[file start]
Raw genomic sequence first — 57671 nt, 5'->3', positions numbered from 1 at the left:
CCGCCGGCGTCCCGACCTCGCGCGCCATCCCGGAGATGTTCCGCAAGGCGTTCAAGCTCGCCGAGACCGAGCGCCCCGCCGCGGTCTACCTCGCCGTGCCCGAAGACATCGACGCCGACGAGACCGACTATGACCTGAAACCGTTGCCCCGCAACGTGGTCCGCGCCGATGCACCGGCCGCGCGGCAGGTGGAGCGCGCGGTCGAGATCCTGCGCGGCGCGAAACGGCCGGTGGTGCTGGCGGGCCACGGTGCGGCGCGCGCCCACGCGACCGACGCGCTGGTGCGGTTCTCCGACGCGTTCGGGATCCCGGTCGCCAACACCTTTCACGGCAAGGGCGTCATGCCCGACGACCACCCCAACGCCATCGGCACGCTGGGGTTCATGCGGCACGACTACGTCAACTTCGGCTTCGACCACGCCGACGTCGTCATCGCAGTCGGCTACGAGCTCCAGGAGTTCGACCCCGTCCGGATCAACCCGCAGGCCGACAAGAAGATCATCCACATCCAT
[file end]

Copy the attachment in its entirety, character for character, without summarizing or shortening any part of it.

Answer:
Raw genomic sequence first — 57671 nt, 5'->3', positions numbered from 1 at the left:
CCGCCGGCGTCCCGACCTCGCGCGCCATCCCGGAGATGTTCCGCAAGGCGTTCAAGCTCGCCGAGACCGAGCGCCCCGCCGCGGTCTACCTCGCCGTGCCCGAAGACATCGACGCCGACGAGACCGACTATGACCTGAAACCGTTGCCCCGCAACGTGGTCCGCGCCGATGCACCGGCCGCGCGGCAGGTGGAGCGCGCGGTCGAGATCCTGCGCGGCGCGAAACGGCCGGTGGTGCTGGCGGGCCACGGTGCGGCGCGCGCCCACGCGACCGACGCGCTGGTGCGGTTCTCCGACGCGTTCGGGATCCCGGTCGCCAACACCTTTCACGGCAAGGGCGTCATGCCCGACGACCACCCCAACGCCATCGGCACGCTGGGGTTCATGCGGCACGACTACGTCAACTTCGGCTTCGACCACGCCGACGTCGTCATCGCAGTCGGCTACGAGCTCCAGGAGTTCGACCCCGTCCGGATCAACCCGCAGGCCGACAAGAAGATCATCCACATCCAT